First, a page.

Last night's performance by Dwight Howard, in which he had 30 points and 16 rebounds against the Houston Rockets, was special for a number of reasons. Howard was able to a.) amass those stats despite playing 22 seconds in the first quarter after picking up two fouls, b.) make 11 field goal attempts without missing a shot, and c.) set a franchise record by recording his 19th straight double-double, breaking a mark previously set by Shaquille O'Neal.
On offense, aside from the missed free-throws, it was a perfect performance by Howard. One of a kind, too. Via Jonathan Feigen of the Houston Chronicle:
The night could not have begun much worse for Dwight Howard. In 22 seconds, he had two fouls and a seat on the bench for the rest of the first quarter. That, however, was the only thing that stopped him. Once he returned to the game, he scored at will, making all 11 of his shots, the most ever without a miss by a Rockets opponent.
... and rare. Via John Denton of OrlandoMagic.com:
How good was Howard on Wednesday night? He became the first player with at least 30 points and 15 rebounds without missing a field goal (minimum 10 attempts) since Wilt Chamberlain did it on March 11, 1969.
How was Howard able to do it?
Click after the jump to find out.
FRAME 1 AND 2:
On this possession, the Orlando Magic run a 4-out/1-in offensive set. Howard receives the basketball in the post on an entry pass from J.J. Redick and goes to work. Howard faces up Hilton Armstrong for a few seconds, then decides to execute a spin move to his left. Because there's no help-side defense from the Rockets, Howard gets the easy layup.
FRAME 3 AND 4:
After a missed shot by Chase Budinger, the Magic get out in transition and Jason Williams elects to pull up for a jumper. Williams misses the field goal attempt but Howard, despite being surrounded by four Houston players (none of whom are great rebounders), is able to out-leap them and make the put-back layup.
FRAME 5 AND 6:
Again, Orlando executes a 4-out/1-in offensive set and Howard faces up Hilton Armstrong for a few seconds. This time, Howard sets up in the post against Armstrong, dribbles a few times to the center of the lane, and connects on the righty hook shot.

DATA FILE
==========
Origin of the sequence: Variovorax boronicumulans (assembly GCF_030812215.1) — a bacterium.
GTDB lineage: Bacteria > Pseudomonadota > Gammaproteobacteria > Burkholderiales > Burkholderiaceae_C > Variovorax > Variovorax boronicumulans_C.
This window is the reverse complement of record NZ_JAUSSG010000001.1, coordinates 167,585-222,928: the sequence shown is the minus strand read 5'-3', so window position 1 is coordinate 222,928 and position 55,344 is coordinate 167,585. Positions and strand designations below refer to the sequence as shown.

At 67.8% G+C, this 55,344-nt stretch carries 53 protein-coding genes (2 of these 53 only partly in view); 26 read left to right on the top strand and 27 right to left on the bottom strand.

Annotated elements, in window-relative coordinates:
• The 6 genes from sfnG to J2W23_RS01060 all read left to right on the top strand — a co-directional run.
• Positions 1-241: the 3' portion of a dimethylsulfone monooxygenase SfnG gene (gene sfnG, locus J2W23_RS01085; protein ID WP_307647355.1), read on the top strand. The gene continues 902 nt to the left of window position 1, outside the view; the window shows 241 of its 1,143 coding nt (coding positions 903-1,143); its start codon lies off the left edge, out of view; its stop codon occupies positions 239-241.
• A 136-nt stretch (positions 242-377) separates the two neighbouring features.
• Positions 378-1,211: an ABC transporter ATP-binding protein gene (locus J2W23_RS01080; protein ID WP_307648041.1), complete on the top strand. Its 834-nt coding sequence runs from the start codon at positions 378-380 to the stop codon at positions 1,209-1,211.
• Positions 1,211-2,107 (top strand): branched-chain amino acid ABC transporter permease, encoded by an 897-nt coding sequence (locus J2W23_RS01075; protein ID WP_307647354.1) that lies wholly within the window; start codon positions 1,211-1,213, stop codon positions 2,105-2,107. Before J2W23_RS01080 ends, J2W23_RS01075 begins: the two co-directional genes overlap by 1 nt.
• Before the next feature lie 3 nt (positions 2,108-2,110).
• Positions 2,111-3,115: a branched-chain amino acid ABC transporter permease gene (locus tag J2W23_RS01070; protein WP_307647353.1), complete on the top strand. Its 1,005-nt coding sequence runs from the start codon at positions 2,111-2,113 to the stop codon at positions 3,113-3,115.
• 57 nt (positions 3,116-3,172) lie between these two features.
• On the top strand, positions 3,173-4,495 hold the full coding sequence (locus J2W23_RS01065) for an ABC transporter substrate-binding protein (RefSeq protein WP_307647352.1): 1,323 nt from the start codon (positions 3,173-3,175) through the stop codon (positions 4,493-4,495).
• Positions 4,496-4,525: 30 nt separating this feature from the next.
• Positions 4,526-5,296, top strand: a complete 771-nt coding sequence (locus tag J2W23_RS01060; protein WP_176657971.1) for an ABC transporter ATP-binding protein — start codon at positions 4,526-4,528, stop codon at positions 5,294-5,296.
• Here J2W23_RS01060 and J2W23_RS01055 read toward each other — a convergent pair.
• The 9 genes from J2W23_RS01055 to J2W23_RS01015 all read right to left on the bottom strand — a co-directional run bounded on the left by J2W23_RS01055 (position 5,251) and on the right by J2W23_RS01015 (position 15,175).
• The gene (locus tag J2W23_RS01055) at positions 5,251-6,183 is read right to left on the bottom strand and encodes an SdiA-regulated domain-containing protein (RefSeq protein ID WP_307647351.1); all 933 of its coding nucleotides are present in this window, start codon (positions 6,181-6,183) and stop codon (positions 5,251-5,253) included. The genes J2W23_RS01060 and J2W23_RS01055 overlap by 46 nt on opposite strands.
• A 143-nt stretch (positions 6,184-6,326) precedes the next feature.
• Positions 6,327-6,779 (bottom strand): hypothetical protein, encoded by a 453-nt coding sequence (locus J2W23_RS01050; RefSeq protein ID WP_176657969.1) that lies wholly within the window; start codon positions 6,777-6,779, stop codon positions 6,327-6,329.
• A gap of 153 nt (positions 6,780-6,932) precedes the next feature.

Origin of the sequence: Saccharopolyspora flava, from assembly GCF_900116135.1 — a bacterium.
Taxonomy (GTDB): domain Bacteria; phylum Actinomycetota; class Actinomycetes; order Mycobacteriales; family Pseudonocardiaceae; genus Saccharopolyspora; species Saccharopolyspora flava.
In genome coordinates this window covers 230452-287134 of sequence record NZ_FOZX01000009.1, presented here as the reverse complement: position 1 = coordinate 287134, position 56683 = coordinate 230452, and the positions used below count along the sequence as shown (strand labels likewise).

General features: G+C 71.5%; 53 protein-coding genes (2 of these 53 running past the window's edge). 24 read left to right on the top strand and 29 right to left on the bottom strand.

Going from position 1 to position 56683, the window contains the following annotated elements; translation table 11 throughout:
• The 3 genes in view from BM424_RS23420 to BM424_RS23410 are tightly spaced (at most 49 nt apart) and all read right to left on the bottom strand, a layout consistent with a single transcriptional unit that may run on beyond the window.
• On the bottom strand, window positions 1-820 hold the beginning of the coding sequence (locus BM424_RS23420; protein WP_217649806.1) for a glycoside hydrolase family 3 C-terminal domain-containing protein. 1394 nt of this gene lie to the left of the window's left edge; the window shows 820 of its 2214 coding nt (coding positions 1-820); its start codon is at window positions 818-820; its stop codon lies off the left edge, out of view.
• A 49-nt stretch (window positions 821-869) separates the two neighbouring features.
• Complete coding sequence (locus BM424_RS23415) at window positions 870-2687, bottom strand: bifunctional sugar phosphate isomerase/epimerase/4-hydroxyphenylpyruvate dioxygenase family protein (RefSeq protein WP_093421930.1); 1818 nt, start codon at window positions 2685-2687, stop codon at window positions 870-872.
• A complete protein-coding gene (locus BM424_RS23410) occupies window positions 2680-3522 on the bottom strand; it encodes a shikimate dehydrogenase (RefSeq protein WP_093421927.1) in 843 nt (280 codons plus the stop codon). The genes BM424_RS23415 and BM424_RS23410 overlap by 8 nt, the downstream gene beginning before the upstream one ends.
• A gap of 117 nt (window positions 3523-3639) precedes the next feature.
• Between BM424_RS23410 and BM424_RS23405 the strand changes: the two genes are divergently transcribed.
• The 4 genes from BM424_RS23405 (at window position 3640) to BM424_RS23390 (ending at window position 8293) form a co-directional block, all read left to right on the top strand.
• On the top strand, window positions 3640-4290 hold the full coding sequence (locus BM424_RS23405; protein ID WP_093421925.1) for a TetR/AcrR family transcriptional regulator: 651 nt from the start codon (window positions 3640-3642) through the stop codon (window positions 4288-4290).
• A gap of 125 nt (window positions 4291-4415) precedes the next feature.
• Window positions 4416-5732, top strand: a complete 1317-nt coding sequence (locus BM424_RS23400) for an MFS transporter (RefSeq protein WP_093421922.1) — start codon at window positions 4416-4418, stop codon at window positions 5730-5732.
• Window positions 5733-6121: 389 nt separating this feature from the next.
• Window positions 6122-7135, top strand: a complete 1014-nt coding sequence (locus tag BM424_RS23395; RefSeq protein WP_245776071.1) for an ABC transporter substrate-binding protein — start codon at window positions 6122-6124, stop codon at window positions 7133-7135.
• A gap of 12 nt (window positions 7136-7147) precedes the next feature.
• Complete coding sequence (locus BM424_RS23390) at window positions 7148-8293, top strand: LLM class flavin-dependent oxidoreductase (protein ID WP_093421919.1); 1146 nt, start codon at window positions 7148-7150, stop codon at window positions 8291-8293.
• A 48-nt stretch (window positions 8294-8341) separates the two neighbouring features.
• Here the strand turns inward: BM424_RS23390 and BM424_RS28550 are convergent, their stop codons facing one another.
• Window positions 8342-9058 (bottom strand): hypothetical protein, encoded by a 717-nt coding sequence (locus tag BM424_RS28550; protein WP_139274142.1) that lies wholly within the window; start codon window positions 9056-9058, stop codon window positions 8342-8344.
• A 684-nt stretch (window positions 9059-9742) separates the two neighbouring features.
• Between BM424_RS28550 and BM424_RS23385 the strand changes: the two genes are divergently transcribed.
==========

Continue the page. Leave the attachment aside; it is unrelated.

FRAME 7 AND 8:
At this juncture in the game, head coach Rick Adelman has elected to go small and play Jared Jeffries at center. The Magic recognize the mismatch that Howard has and run another 4-out/1-in offensive set for him. Howard posts up Jeffries, gets position in the paint, and drills the shot.
FRAME 9, 10, AND 11:
Luis Scola is defending Howard on this possession and Orlando is running another 4-out/1-in offensive set. It's clear, coming out of halftime, that Adelman is choosing to double-team Howard in the post to get the ball out of his hands. It's a strategy that works in the second half of the game but not in this case. Howard kicks the ball out to Jameer Nelson and resets his position on the low block. Nelson passes it back to Howard. From there, Howard takes a few dribbles and nails the lefty hook shot.
FRAME 12 AND 13:
In this sequence, Shane Battier blocks Matt Barnes' layup attempt but Vince Carter gets the offensive rebound. Howard signals for the ball and Carter makes a beautiful one-handed bounce pass to him. Howard, then, proceeds to dunk the ball with authority.
FRAME 14 AND 15:
This is something Magic fans have seen for years and that's an alley-oop from Nelson to Howard. What makes it work, in this instance? Carter does an excellent job of screening Budinger and David Andersen so that Howard has room to operate and can receive the lob from Nelson.
Nelson gets the assist but Carter deserves the "hockey assist" on the play.
FRAME 16 AND 17:
Here, Orlando runs the 1/2 pick-and-roll with Carter and Nelson but the Rockets defend it well. So, Barnes cuts to the basket and receives the pass from Carter. Because Houston decided to double-team Carter on the possession with Aaron Brooks and Battier, Andersen is forced to rotate on Barnes, and Howard is unguarded. Barnes gives him the ball and Howard gets another dunk. Kevin Martin tries to stop the inevitable from happening but to no avail.
FRAME 18 AND 19:
Another possession, another 4-out/1-in offensive set. Howard establishes position in the post against Andersen, dribbles into the paint, and connects on the righty hook shot.
Howard posts up Andersen in a 4-out/1-in offensive set. This time, Howard executes a spin move that catches Andersen by surprise and he makes the layup. In my opinion, that was Howard's best move of the night.
Even Rockets color commentator Matt Bullard was impressed, "That was very Hakeem Olajuwon right there."
With the game winding down, the Magic run one more 4-out/1-in offensive set for good measure. Howard posts up Jordan Hill and caps off a perfect performance, as he makes the righty hook shot.
Because Yao Ming, one of the few players in the NBA who can defend Howard, is out for the season, it's no surprise that the Rockets' big men really struggled to contain Howard throughout the evening. And it should be noted that Chuck Hayes, an underrated post defender, only played nine minutes for Houston. Not sure why. But that shouldn't take away from what Howard accomplished by making 11 shots without missing and doing so in a variety of ways. Howard was supposed to dominate and he did. All in all, Howard is getting better on the offensive side of the ball and the league is finding out first-hand.
Good news for Orlando, bad news for everyone else.